A4.BoW: Video draft for feedback

I’ve spent too many hours experimenting, tinkering, listening, watching, recording and repeating the cycle. It’s now time to put it out to a limited audience of fellow students and friends.

The finished video will be included in a microsite that will also include a selection of still images and some text.

Best enjoyed with headphones © 2020 Andrew Fitzgibbon

The work is an evolution of the ebook format I was previously working on and I have explained the reasons for the change in output medium on my blog. Some of the feedback I received on the ebook has been used to shape the format of the video, in particular for those wanting to know more about the canal information is included in the end titles.

The technical process for making the video is noted in contextual practice and research section of this learning log. It used Apple’s Keynote and Garageband. Ambient sound recordings were made either on iPhone or Roland R-05 recorder (more effective than iPhone). Voice over recording was made using a condenser mic, interfaced into Garageband.

More information on the narrative, including the poets quoted is here.

Please leave any comments and suggestions below.


Update – summary of feedback

I felt very appreciative of the encouraging feedback received (recorded on the blog and by email). Thank you!

Here, I note some points to take to discussion with my tutor and potentially address in A5.

  • Timing of transitions. A few people commented that they would have liked longer to view images or certain images. As currently configured some images have longer on screen than others – mainly the ones that are more complex. However, only longer by a few seconds. I see the video as part of a broader dissemination presented through a microsite that allows other ways of interacting with the work. I’m not convinced that increasing the viewing time would benefit the work – I enjoy the transitory experience of video and feel it part of the specificity of the medium. It leaves me with an appetite for more, in contrast with the long film stills in Robinson in Ruins that left me feeling like I’d sat through 1 1/2 hours of 7 minute guitar solos.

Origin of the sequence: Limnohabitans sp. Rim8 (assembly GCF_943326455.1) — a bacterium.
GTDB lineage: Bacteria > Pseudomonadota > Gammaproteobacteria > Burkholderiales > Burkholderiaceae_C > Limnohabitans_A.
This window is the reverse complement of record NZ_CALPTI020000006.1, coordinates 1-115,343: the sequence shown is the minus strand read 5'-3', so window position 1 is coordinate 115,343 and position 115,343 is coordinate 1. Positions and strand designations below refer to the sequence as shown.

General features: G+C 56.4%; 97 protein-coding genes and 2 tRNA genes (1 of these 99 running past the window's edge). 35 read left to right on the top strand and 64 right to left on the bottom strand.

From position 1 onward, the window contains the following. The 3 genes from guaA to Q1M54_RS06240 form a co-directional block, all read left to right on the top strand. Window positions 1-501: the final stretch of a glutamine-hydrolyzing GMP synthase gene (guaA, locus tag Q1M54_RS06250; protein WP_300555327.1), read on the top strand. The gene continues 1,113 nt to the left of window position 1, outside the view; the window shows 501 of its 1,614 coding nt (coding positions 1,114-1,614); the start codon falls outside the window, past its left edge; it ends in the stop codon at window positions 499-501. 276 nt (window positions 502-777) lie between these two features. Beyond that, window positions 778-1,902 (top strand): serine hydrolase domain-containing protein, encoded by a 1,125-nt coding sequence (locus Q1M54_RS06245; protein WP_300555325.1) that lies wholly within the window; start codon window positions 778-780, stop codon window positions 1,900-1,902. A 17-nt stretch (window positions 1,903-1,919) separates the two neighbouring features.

• End titles. A mix of comments between the inclusion of too much information and not enough time to read the information. I deliberately placed this at the end as I’m aware that some people welcome this sort of context and others can do without. Those who don’t want it can then simply stop the video. People read at very different paces and I timed the transition at a slow read for me. I’ve also included further information on the website, so I’m not minded to make changes to the end titles.
  • Image processing. One comment suggested that they found too much red in the images. In a number of images, I have enhanced colour because to my personal taste it was lacking (a product of often overcast skies in northern England). This is a subjective area but one to sound out with my tutor.
  • Timing of narrative. One person felt distracted when the start of narrative phrases coincided with slide transitions. I didn’t notice this myself but can understand it being a distraction and will address it in the next iteration. Obviously any question about the timing of slides and transitions needs to first be resolved to avoid tail chasing.

7 thoughts on “A4.BoW: Video draft for feedback”

  1. Fitz, enjoyed watching. The images are interesting and present a good perspective of the canal. Sometimes I wanted to look longer, although I did not ‘pause’ the video which I could have done. I did find the background sound too high relative to the voice, but this may be because my hearing is not very good anymore. The time on the 1st historical text page was a few seconds too short for me.